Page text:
The Turkish lira plummeted to a record low on Tuesday, losing 15 percent of its value and exceeding 13 to the US dollar, but there seems to be little dissatisfaction from Turkey’s ruling elite, who are presumably using this as an opportunity to amass dollars and turn it into a profit.
Turkey’s inflation rate is now near 20 percent, and economist Özgür Demirtaş says that contrary to Turkish government data, the real rate of inflation is at least 50 percent, while millions of people are lining up for hours to save a few cents in buying gas and bread. Turkey’s President Recep Tayyip Erdoğan remains confident in his ability and decision-making as an “economist” and claims the economy is performing well. Erdoğan’s ministers have attempted to divert public attention from Turkey’s economy with claims that the US rate of inflation is higher than Turkey’s and that the Japanese yen has lost more value than the Turkish lira against the dollar. Several critical journalists, economists and members of the political opposition have expressed the view that the ruling Justice and Development Party’s (AKP) elite have reveled in the lira plummeting since they have been buying dollars.
The independence of the central bank from political interference remains crucial to any major economy; however, Erdoğan’s interference in the monetary policy of Turkey’s central bank is clear as he has dismissed three bank governors since 2019. Erdoğan believes low interest rates are conducive to growth in economies. He believes as people get more loans from banks, exports boom and employment increases. He also believes that high interest rates cause high inflation and that lower interest rates are the only way to curb high inflation and has therefore called for a stimulus to boost exports. Following pressure from Erdoğan, the country’s central bank cut its policy rate by 100 basis points to 15 percent on Nov. 18, which, in turn, drove up the value of the US dollar against the Turkish lira, and the Turkish currency sank further to a historic low.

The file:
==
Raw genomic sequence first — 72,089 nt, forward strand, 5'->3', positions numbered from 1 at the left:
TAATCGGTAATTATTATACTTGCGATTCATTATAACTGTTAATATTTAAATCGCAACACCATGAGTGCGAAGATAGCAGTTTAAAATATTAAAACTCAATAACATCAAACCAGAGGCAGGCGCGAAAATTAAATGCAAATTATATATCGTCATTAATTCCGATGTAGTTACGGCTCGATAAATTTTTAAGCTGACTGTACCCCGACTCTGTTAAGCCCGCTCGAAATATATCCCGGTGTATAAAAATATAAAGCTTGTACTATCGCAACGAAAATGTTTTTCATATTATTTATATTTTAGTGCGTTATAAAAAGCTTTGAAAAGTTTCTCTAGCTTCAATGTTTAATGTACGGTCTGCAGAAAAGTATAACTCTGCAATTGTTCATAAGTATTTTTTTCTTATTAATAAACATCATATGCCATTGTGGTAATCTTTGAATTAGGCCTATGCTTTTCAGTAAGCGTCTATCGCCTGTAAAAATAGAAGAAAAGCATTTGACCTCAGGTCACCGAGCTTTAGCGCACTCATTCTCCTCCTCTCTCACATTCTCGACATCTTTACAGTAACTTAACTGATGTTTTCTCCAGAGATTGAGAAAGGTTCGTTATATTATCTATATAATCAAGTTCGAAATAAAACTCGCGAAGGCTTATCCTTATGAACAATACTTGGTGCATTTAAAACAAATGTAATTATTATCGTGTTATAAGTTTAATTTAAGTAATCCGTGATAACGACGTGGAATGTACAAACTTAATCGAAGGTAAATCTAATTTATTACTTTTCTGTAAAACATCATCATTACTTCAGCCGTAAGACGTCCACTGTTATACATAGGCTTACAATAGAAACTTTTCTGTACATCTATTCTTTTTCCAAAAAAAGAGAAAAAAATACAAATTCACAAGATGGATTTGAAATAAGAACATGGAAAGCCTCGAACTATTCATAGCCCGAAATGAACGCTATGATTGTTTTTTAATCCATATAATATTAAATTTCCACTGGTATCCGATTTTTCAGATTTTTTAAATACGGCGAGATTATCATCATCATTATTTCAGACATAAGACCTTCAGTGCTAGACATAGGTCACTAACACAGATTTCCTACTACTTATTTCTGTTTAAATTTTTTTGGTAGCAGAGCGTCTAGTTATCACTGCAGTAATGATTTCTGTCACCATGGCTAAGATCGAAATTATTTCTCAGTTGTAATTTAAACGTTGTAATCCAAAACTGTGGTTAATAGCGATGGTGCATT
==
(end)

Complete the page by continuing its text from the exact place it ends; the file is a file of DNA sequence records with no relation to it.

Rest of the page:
Erdoğan remains unperturbed and asserts that Turkey will succeed in the economic war of independence. The irony is that whenever he makes these kinds of statements on the economy, the Turkish lira only seems to weaken further. Economists and politicians alike have spoken out against Erdoğan’s economic policies and statements, with many believing that the Turkish leader intentionally seeks to weaken the lira in a bid to aid his rich circle of friends and allies who buy dollars when the lira is strong and sell when it’s weak.
Turkey’s opposition İYİ (Good) Party leader Meral Akşener stated last week that she believes Erdoğan is intentionally causing the value of the lira to drop since his speeches are always followed by a drop in the lira by 25 percent.
“Forced interest rate cuts always return in the form of higher interest rates and higher inflation. I seriously wonder who gets what from the perpetuation of this vicious cycle. What does one gain from making the people of this country pay this heavy price”? Hakan Kara, former chief economist of the central bank, tweeted on Nov. 17. Kara also criticized the lack of coordination between the Finance Ministry and the central bank while the lira continues to weaken in this state of political chaos.